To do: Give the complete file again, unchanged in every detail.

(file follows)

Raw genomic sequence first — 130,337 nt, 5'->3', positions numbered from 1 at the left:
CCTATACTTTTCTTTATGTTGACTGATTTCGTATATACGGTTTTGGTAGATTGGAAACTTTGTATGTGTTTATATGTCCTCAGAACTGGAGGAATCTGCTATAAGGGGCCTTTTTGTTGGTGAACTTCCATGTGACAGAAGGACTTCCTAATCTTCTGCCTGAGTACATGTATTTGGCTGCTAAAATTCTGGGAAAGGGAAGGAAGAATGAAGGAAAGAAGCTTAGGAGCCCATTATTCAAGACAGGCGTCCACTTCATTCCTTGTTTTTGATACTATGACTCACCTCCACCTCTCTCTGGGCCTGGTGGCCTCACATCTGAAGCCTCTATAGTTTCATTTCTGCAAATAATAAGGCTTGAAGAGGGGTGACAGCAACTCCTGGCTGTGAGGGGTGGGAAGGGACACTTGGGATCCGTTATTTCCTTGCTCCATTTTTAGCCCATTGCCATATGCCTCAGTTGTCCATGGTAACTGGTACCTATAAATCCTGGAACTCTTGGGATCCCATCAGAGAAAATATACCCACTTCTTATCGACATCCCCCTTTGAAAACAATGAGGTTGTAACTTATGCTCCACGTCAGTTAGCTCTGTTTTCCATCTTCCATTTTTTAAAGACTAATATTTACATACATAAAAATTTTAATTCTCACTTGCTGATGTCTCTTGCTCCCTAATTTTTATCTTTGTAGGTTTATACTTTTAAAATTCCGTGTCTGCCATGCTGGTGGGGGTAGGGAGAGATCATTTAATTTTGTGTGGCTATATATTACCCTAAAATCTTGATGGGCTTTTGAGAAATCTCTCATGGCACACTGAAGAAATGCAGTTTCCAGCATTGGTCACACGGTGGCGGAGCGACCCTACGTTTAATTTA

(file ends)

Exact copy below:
Raw genomic sequence first — 130,337 nt, 5'->3', positions numbered from 1 at the left:
CCTATACTTTTCTTTATGTTGACTGATTTCGTATATACGGTTTTGGTAGATTGGAAACTTTGTATGTGTTTATATGTCCTCAGAACTGGAGGAATCTGCTATAAGGGGCCTTTTTGTTGGTGAACTTCCATGTGACAGAAGGACTTCCTAATCTTCTGCCTGAGTACATGTATTTGGCTGCTAAAATTCTGGGAAAGGGAAGGAAGAATGAAGGAAAGAAGCTTAGGAGCCCATTATTCAAGACAGGCGTCCACTTCATTCCTTGTTTTTGATACTATGACTCACCTCCACCTCTCTCTGGGCCTGGTGGCCTCACATCTGAAGCCTCTATAGTTTCATTTCTGCAAATAATAAGGCTTGAAGAGGGGTGACAGCAACTCCTGGCTGTGAGGGGTGGGAAGGGACACTTGGGATCCGTTATTTCCTTGCTCCATTTTTAGCCCATTGCCATATGCCTCAGTTGTCCATGGTAACTGGTACCTATAAATCCTGGAACTCTTGGGATCCCATCAGAGAAAATATACCCACTTCTTATCGACATCCCCCTTTGAAAACAATGAGGTTGTAACTTATGCTCCACGTCAGTTAGCTCTGTTTTCCATCTTCCATTTTTTAAAGACTAATATTTACATACATAAAAATTTTAATTCTCACTTGCTGATGTCTCTTGCTCCCTAATTTTTATCTTTGTAGGTTTATACTTTTAAAATTCCGTGTCTGCCATGCTGGTGGGGGTAGGGAGAGATCATTTAATTTTGTGTGGCTATATATTACCCTAAAATCTTGATGGGCTTTTGAGAAATCTCTCATGGCACACTGAAGAAATGCAGTTTCCAGCATTGGTCACACGGTGGCGGAGCGACCCTACGTTTAATTTA